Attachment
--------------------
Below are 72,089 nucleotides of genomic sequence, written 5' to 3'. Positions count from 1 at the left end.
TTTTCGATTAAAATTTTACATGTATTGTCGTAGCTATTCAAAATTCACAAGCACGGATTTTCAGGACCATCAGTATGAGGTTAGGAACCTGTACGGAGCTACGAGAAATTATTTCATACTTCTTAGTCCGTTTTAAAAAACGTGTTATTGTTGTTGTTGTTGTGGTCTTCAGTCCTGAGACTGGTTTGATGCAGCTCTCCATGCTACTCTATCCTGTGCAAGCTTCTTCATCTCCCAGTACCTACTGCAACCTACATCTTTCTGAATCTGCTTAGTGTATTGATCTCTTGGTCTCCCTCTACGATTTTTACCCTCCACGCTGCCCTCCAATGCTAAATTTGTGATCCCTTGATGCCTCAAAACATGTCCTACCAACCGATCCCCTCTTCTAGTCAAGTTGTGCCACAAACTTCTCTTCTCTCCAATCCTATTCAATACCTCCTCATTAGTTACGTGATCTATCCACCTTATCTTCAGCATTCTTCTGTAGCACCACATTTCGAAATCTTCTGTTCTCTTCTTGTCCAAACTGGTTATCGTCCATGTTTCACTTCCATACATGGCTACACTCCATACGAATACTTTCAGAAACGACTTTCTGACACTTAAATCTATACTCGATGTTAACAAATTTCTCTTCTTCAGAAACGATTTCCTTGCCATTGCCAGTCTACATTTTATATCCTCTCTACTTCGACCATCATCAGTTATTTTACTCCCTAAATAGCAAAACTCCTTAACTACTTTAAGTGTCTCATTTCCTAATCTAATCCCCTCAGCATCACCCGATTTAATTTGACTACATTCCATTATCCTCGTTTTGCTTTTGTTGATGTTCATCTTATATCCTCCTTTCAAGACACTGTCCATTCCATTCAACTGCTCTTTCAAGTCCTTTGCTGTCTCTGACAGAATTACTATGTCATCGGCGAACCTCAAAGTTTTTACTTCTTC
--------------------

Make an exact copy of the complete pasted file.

Below are 72,089 nucleotides of genomic sequence, written 5' to 3'. Positions count from 1 at the left end.
TTTTCGATTAAAATTTTACATGTATTGTCGTAGCTATTCAAAATTCACAAGCACGGATTTTCAGGACCATCAGTATGAGGTTAGGAACCTGTACGGAGCTACGAGAAATTATTTCATACTTCTTAGTCCGTTTTAAAAAACGTGTTATTGTTGTTGTTGTTGTGGTCTTCAGTCCTGAGACTGGTTTGATGCAGCTCTCCATGCTACTCTATCCTGTGCAAGCTTCTTCATCTCCCAGTACCTACTGCAACCTACATCTTTCTGAATCTGCTTAGTGTATTGATCTCTTGGTCTCCCTCTACGATTTTTACCCTCCACGCTGCCCTCCAATGCTAAATTTGTGATCCCTTGATGCCTCAAAACATGTCCTACCAACCGATCCCCTCTTCTAGTCAAGTTGTGCCACAAACTTCTCTTCTCTCCAATCCTATTCAATACCTCCTCATTAGTTACGTGATCTATCCACCTTATCTTCAGCATTCTTCTGTAGCACCACATTTCGAAATCTTCTGTTCTCTTCTTGTCCAAACTGGTTATCGTCCATGTTTCACTTCCATACATGGCTACACTCCATACGAATACTTTCAGAAACGACTTTCTGACACTTAAATCTATACTCGATGTTAACAAATTTCTCTTCTTCAGAAACGATTTCCTTGCCATTGCCAGTCTACATTTTATATCCTCTCTACTTCGACCATCATCAGTTATTTTACTCCCTAAATAGCAAAACTCCTTAACTACTTTAAGTGTCTCATTTCCTAATCTAATCCCCTCAGCATCACCCGATTTAATTTGACTACATTCCATTATCCTCGTTTTGCTTTTGTTGATGTTCATCTTATATCCTCCTTTCAAGACACTGTCCATTCCATTCAACTGCTCTTTCAAGTCCTTTGCTGTCTCTGACAGAATTACTATGTCATCGGCGAACCTCAAAGTTTTTACTTCTTC